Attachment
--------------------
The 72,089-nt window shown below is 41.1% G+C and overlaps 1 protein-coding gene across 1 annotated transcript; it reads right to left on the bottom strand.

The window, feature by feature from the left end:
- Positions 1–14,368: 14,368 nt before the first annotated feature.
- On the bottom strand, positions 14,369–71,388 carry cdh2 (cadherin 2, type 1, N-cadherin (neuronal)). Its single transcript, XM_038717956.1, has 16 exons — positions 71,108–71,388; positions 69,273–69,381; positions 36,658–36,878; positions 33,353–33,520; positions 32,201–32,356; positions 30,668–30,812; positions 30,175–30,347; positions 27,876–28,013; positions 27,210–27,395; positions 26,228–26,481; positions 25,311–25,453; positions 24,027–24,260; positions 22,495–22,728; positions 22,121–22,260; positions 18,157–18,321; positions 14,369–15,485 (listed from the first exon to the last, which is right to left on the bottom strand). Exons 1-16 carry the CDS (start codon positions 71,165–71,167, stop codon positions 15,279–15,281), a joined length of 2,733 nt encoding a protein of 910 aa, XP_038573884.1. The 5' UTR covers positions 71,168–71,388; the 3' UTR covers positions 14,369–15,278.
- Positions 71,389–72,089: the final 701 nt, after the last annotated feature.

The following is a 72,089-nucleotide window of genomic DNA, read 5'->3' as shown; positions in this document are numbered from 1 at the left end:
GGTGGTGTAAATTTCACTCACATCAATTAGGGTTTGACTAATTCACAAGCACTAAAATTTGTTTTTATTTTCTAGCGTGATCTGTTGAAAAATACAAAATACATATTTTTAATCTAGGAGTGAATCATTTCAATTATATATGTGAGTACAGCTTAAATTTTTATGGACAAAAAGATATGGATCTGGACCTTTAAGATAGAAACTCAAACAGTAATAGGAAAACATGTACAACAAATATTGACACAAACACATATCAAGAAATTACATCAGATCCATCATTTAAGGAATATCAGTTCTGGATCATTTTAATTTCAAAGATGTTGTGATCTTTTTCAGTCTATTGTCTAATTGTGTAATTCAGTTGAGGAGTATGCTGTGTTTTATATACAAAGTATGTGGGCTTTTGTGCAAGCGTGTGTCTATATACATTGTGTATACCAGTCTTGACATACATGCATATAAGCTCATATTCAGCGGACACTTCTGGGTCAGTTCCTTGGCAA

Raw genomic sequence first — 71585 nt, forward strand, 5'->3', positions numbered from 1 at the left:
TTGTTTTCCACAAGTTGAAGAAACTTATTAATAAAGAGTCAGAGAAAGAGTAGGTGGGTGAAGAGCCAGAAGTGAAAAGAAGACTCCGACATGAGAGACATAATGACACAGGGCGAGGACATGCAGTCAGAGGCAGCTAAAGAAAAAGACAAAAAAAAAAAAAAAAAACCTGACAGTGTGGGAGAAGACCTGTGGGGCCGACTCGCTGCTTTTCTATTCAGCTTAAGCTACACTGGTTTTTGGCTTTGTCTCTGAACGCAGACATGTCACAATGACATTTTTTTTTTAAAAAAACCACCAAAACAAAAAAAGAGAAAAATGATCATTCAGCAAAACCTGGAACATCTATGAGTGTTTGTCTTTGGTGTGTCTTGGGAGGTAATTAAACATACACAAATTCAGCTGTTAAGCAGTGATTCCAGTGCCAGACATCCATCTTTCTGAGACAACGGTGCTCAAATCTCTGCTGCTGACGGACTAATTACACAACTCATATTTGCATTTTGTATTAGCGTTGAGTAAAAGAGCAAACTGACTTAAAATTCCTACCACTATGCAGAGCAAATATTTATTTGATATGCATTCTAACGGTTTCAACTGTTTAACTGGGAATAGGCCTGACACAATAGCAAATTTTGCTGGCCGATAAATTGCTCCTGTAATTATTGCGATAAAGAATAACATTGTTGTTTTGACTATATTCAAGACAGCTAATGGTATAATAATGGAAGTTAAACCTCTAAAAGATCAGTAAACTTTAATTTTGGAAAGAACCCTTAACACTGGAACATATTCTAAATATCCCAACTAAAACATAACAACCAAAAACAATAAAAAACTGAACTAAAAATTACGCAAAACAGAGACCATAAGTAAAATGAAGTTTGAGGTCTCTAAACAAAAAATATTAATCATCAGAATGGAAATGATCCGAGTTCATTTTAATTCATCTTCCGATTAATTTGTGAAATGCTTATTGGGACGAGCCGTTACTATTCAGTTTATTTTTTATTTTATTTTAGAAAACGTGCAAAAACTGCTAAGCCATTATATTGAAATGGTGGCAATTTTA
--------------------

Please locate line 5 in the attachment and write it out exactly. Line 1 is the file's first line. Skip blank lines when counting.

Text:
- Positions 71,389–72,089: the final 701 nt, after the last annotated feature.